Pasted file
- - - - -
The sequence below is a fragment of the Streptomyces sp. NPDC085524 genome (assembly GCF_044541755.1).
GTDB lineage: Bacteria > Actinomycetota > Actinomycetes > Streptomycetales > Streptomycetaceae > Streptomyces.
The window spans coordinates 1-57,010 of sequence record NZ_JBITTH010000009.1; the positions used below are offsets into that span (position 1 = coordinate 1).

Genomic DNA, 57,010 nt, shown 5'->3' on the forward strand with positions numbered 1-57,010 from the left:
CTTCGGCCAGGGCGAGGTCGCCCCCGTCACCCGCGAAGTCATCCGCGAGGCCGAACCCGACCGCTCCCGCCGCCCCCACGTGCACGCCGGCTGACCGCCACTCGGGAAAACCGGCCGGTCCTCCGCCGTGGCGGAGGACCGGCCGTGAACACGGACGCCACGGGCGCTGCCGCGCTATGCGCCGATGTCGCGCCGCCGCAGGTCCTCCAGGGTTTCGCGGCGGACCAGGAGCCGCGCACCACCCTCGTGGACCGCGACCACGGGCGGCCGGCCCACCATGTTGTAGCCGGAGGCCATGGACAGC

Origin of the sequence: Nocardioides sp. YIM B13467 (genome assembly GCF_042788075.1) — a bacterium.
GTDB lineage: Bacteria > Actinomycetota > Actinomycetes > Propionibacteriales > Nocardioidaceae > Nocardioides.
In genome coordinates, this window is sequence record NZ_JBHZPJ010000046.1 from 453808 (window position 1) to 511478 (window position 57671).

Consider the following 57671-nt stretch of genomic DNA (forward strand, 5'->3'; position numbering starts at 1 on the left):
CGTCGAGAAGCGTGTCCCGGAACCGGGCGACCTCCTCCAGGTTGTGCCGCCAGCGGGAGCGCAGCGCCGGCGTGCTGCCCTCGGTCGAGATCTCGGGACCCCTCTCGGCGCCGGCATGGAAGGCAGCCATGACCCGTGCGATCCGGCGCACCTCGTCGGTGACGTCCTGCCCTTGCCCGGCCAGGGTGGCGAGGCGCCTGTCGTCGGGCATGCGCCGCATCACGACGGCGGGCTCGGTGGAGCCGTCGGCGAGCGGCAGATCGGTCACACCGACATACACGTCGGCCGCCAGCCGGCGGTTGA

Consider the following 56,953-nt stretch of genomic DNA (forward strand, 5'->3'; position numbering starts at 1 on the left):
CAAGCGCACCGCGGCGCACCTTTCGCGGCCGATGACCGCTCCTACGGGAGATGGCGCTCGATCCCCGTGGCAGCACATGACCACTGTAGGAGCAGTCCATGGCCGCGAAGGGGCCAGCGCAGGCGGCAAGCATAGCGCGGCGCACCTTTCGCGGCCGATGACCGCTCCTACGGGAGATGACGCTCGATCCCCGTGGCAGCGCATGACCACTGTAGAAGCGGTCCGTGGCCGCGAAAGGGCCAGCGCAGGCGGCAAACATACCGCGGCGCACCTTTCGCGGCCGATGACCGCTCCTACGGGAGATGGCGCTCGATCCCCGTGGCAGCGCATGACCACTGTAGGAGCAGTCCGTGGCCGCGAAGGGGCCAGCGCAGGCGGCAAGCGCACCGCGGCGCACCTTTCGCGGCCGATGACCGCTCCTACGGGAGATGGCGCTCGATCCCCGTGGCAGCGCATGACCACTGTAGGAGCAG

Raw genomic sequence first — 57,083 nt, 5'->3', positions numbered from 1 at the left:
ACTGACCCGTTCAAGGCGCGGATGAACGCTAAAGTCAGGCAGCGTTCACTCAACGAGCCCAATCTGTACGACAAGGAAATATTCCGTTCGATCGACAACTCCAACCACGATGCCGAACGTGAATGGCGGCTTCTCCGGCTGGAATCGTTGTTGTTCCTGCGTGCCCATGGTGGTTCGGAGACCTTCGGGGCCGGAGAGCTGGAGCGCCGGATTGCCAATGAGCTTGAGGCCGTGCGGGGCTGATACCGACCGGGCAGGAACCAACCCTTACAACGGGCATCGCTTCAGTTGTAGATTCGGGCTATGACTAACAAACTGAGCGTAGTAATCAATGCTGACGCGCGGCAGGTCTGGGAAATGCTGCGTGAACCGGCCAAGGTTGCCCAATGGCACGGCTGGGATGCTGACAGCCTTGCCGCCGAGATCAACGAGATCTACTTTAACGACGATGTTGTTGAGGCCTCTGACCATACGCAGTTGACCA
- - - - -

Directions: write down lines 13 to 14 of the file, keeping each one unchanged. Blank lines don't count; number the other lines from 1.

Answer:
Raw genomic sequence first — 57,083 nt, 5'->3', positions numbered from 1 at the left:
ACTGACCCGTTCAAGGCGCGGATGAACGCTAAAGTCAGGCAGCGTTCACTCAACGAGCCCAATCTGTACGACAAGGAAATATTCCGTTCGATCGACAACTCCAACCACGATGCCGAACGTGAATGGCGGCTTCTCCGGCTGGAATCGTTGTTGTTCCTGCGTGCCCATGGTGGTTCGGAGACCTTCGGGGCCGGAGAGCTGGAGCGCCGGATTGCCAATGAGCTTGAGGCCGTGCGGGGCTGATACCGACCGGGCAGGAACCAACCCTTACAACGGGCATCGCTTCAGTTGTAGATTCGGGCTATGACTAACAAACTGAGCGTAGTAATCAATGCTGACGCGCGGCAGGTCTGGGAAATGCTGCGTGAACCGGCCAAGGTTGCCCAATGGCACGGCTGGGATGCTGACAGCCTTGCCGCCGAGATCAACGAGATCTACTTTAACGACGATGTTGTTGAGGCCTCTGACCATACGCAGTTGACCA